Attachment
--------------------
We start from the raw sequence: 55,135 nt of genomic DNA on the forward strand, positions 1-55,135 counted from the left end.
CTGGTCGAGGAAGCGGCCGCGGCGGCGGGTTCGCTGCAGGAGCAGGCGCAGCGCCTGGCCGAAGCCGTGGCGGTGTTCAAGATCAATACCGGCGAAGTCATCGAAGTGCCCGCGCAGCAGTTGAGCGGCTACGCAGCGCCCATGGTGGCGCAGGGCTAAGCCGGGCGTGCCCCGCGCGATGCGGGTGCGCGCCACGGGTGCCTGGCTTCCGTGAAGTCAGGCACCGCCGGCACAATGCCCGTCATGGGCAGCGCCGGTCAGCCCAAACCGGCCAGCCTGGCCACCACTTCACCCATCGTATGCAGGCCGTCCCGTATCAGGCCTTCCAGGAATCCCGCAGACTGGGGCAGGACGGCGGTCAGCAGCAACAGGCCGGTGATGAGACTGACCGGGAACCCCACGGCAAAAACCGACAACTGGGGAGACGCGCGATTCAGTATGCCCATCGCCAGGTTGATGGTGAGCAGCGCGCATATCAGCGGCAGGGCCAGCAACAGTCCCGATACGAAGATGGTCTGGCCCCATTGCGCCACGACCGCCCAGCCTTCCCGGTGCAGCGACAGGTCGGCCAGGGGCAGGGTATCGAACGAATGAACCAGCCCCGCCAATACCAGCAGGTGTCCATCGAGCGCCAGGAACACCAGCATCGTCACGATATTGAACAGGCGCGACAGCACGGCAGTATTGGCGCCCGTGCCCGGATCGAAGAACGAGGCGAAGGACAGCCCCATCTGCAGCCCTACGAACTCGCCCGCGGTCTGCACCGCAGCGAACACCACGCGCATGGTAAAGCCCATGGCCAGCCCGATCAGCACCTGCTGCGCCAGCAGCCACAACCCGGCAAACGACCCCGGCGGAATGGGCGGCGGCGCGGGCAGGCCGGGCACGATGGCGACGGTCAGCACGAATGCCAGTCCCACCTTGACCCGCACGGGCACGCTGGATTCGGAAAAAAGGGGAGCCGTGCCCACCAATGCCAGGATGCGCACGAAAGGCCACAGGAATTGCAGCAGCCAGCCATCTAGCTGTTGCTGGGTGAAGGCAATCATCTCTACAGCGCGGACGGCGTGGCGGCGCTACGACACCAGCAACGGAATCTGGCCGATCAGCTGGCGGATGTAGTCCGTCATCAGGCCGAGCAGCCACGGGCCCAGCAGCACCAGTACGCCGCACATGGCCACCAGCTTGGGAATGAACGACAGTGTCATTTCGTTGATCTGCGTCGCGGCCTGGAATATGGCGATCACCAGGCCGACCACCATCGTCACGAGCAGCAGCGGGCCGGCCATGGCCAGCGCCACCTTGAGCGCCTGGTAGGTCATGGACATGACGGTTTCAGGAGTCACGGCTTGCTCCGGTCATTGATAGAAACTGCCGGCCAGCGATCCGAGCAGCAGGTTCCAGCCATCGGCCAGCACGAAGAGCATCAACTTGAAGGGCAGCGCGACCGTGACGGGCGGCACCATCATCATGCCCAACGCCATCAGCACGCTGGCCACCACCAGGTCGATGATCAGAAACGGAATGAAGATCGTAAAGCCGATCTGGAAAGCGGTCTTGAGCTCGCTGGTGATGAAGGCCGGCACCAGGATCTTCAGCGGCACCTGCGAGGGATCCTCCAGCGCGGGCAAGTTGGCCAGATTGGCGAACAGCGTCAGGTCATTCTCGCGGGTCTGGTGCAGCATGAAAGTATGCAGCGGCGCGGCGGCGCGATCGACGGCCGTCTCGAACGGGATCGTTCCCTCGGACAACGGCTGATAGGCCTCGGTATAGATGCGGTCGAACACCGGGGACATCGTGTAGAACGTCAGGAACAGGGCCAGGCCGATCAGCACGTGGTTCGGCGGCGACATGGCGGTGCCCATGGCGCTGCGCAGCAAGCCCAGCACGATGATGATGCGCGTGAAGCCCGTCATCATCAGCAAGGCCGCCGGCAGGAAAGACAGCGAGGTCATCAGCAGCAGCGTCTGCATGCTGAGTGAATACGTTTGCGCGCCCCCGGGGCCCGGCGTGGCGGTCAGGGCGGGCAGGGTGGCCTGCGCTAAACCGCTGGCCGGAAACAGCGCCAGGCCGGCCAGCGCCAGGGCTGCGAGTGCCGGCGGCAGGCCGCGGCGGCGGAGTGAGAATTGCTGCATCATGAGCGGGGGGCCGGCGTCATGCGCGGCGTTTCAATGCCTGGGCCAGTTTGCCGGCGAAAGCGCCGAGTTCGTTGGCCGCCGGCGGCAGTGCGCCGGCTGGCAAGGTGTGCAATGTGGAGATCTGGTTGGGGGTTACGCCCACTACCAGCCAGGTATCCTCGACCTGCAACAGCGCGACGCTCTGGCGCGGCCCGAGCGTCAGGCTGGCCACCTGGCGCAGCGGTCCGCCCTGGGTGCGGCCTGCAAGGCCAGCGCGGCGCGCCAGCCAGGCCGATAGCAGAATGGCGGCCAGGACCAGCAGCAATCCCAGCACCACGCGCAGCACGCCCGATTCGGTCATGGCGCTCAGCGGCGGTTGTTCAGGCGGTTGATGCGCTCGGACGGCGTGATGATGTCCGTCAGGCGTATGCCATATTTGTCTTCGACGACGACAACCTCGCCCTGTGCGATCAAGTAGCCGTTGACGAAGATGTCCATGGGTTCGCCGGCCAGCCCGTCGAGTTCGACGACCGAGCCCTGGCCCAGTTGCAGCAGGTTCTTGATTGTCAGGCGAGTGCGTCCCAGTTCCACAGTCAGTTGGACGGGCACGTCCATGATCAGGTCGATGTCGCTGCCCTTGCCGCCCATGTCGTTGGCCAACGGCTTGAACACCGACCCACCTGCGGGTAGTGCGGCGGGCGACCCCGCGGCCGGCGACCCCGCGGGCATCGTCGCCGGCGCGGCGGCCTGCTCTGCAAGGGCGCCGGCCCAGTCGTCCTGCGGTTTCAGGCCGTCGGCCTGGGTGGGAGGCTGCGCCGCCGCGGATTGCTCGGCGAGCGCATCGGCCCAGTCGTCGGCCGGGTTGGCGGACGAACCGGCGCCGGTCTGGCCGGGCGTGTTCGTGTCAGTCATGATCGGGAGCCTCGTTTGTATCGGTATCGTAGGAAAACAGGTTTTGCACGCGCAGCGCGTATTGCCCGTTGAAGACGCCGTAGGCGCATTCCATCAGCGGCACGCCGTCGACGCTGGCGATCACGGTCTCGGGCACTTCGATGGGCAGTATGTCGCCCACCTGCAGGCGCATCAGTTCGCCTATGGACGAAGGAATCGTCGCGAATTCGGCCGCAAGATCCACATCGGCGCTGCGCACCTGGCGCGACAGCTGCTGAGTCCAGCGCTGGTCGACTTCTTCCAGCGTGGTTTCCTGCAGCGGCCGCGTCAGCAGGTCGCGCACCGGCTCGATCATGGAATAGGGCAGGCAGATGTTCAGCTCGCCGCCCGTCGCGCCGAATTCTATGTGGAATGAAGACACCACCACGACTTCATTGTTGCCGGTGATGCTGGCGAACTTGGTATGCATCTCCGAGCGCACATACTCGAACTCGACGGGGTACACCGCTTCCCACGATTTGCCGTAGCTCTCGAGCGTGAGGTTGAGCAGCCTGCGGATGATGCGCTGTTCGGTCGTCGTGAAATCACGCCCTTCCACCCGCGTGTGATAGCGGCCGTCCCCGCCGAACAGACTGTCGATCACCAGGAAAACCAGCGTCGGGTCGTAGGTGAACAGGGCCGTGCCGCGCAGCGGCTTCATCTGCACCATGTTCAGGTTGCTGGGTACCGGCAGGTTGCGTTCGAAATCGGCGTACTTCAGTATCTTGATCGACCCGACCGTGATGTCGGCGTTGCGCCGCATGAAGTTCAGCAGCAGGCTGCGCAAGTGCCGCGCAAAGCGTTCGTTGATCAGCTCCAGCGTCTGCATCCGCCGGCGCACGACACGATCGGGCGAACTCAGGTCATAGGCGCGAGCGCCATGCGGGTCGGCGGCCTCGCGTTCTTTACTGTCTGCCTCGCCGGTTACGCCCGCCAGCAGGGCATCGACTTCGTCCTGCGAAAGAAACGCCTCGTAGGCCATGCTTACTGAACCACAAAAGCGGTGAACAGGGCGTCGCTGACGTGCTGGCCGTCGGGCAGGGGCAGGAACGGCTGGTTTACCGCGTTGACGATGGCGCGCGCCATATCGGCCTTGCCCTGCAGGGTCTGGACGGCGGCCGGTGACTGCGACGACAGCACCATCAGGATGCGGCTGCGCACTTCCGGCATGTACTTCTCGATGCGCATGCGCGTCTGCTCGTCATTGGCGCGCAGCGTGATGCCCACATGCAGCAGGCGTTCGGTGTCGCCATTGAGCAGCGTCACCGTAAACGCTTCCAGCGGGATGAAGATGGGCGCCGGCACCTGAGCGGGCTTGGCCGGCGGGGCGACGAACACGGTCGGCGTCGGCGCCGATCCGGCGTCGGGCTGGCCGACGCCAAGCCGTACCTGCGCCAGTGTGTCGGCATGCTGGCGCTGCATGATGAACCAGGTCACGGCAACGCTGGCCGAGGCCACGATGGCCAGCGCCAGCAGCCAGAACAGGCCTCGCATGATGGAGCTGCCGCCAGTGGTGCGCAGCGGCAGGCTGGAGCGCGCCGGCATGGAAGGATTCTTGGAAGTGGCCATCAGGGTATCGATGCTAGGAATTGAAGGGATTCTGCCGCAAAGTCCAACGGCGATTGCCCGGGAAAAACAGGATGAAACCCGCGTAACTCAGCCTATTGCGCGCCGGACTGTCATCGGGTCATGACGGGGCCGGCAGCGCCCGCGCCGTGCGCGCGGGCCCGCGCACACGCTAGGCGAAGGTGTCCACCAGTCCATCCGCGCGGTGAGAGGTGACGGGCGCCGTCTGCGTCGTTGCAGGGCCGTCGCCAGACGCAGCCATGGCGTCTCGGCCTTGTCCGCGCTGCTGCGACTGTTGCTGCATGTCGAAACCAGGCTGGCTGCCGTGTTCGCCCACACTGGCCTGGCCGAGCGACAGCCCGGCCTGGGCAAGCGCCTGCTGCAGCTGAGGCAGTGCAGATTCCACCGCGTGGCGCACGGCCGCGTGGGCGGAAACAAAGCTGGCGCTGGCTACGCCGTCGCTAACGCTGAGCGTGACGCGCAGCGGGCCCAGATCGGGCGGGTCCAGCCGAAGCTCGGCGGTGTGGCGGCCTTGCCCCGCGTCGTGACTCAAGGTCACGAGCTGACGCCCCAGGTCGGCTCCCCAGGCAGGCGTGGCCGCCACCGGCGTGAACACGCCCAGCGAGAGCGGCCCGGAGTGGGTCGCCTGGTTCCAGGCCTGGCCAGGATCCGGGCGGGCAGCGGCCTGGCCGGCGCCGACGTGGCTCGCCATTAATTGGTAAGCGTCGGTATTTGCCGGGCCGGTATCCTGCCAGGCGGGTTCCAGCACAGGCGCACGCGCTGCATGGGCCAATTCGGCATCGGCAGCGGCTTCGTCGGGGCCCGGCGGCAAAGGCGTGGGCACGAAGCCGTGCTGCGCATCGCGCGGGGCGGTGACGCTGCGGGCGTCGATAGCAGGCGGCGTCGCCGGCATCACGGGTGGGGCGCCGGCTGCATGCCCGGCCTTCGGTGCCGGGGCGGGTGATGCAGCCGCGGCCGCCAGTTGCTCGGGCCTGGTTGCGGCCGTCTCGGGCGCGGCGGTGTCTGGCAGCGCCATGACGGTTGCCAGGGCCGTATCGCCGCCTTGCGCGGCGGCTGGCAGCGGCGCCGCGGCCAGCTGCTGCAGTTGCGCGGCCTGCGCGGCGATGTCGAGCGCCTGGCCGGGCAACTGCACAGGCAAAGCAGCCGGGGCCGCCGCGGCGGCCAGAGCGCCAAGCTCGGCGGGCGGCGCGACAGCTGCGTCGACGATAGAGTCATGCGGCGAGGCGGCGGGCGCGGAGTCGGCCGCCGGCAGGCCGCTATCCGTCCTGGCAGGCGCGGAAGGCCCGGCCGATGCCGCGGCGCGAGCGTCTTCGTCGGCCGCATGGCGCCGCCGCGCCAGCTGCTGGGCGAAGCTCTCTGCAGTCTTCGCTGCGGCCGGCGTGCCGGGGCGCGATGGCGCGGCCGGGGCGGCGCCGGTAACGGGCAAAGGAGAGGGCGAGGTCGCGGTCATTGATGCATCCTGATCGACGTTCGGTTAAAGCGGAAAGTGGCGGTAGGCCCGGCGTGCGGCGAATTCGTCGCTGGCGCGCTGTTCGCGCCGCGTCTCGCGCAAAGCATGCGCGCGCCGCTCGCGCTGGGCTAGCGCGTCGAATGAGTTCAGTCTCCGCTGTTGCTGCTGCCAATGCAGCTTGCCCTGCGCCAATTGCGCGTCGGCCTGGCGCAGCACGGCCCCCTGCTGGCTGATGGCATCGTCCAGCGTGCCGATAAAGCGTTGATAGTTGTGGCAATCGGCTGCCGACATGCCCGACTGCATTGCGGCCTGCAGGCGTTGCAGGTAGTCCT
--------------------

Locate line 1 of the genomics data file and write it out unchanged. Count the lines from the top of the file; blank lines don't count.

We start from the raw sequence: 55,135 nt of genomic DNA on the forward strand, positions 1-55,135 counted from the left end.